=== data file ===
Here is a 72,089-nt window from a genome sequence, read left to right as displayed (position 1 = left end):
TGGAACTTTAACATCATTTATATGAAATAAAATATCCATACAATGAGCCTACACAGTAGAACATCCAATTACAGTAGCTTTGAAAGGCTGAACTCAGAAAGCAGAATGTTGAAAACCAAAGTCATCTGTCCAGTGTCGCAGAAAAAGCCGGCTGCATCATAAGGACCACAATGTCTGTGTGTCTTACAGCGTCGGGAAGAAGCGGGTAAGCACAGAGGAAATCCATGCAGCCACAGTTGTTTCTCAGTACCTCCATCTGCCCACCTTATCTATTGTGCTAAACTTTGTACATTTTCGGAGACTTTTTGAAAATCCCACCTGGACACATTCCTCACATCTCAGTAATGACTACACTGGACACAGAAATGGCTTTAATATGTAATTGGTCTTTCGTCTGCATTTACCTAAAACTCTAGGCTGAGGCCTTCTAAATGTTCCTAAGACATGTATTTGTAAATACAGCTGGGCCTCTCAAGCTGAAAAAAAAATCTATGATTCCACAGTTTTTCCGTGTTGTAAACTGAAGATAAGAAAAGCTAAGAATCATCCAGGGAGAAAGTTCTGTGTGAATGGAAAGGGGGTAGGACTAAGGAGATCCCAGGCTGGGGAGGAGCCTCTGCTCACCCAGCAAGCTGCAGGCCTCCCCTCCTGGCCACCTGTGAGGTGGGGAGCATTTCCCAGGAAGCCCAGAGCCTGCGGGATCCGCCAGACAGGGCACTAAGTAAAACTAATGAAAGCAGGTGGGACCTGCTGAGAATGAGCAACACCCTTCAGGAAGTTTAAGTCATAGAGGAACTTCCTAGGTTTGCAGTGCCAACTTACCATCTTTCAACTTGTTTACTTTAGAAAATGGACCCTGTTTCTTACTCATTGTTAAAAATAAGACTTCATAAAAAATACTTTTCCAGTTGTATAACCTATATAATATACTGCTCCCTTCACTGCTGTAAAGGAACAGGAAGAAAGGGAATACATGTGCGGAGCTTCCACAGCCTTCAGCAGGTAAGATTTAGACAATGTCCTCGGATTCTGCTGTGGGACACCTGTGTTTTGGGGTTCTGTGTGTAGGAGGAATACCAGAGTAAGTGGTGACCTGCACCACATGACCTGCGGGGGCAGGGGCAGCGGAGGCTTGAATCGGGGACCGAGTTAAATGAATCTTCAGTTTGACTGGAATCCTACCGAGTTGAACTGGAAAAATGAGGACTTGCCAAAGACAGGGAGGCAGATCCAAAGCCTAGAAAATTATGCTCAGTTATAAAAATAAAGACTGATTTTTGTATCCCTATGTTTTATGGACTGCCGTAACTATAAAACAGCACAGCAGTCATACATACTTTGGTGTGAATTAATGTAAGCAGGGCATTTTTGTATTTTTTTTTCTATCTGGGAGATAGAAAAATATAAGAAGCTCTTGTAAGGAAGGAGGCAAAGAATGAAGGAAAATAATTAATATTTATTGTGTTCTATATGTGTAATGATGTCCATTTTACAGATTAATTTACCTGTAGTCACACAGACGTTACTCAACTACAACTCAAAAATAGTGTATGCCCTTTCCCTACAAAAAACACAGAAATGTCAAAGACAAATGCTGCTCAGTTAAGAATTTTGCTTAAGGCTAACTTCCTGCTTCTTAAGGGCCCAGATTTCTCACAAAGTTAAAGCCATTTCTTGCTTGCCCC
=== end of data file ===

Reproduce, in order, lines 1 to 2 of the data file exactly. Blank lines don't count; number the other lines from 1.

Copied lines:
Here is a 72,089-nt window from a genome sequence, read left to right as displayed (position 1 = left end):
TGGAACTTTAACATCATTTATATGAAATAAAATATCCATACAATGAGCCTACACAGTAGAACATCCAATTACAGTAGCTTTGAAAGGCTGAACTCAGAAAGCAGAATGTTGAAAACCAAAGTCATCTGTCCAGTGTCGCAGAAAAAGCCGGCTGCATCATAAGGACCACAATGTCTGTGTGTCTTACAGCGTCGGGAAGAAGCGGGTAAGCACAGAGGAAATCCATGCAGCCACAGTTGTTTCTCAGTACCTCCATCTGCCCACCTTATCTATTGTGCTAAACTTTGTACATTTTCGGAGACTTTTTGAAAATCCCACCTGGACACATTCCTCACATCTCAGTAATGACTACACTGGACACAGAAATGGCTTTAATATGTAATTGGTCTTTCGTCTGCATTTACCTAAAACTCTAGGCTGAGGCCTTCTAAATGTTCCTAAGACATGTATTTGTAAATACAGCTGGGCCTCTCAAGCTGAAAAAAAAATCTATGATTCCACAGTTTTTCCGTGTTGTAAACTGAAGATAAGAAAAGCTAAGAATCATCCAGGGAGAAAGTTCTGTGTGAATGGAAAGGGGGTAGGACTAAGGAGATCCCAGGCTGGGGAGGAGCCTCTGCTCACCCAGCAAGCTGCAGGCCTCCCCTCCTGGCCACCTGTGAGGTGGGGAGCATTTCCCAGGAAGCCCAGAGCCTGCGGGATCCGCCAGACAGGGCACTAAGTAAAACTAATGAAAGCAGGTGGGACCTGCTGAGAATGAGCAACACCCTTCAGGAAGTTTAAGTCATAGAGGAACTTCCTAGGTTTGCAGTGCCAACTTACCATCTTTCAACTTGTTTACTTTAGAAAATGGACCCTGTTTCTTACTCATTGTTAAAAATAAGACTTCATAAAAAATACTTTTCCAGTTGTATAACCTATATAATATACTGCTCCCTTCACTGCTGTAAAGGAACAGGAAGAAAGGGAATACATGTGCGGAGCTTCCACAGCCTTCAGCAGGTAAGATTTAGACAATGTCCTCGGATTCTGCTGTGGGACACCTGTGTTTTGGGGTTCTGTGTGTAGGAGGAATACCAGAGTAAGTGGTGACCTGCACCACATGACCTGCGGGGGCAGGGGCAGCGGAGGCTTGAATCGGGGACCGAGTTAAATGAATCTTCAGTTTGACTGGAATCCTACCGAGTTGAACTGGAAAAATGAGGACTTGCCAAAGACAGGGAGGCAGATCCAAAGCCTAGAAAATTATGCTCAGTTATAAAAATAAAGACTGATTTTTGTATCCCTATGTTTTATGGACTGCCGTAACTATAAAACAGCACAGCAGTCATACATACTTTGGTGTGAATTAATGTAAGCAGGGCATTTTTGTATTTTTTTTTCTATCTGGGAGATAGAAAAATATAAGAAGCTCTTGTAAGGAAGGAGGCAAAGAATGAAGGAAAATAATTAATATTTATTGTGTTCTATATGTGTAATGATGTCCATTTTACAGATTAATTTACCTGTAGTCACACAGACGTTACTCAACTACAACTCAAAAATAGTGTATGCCCTTTCCCTACAAAAAACACAGAAATGTCAAAGACAAATGCTGCTCAGTTAAGAATTTTGCTTAAGGCTAACTTCCTGCTTCTTAAGGGCCCAGATTTCTCACAAAGTTAAAGCCATTTCTTGCTTGCCCC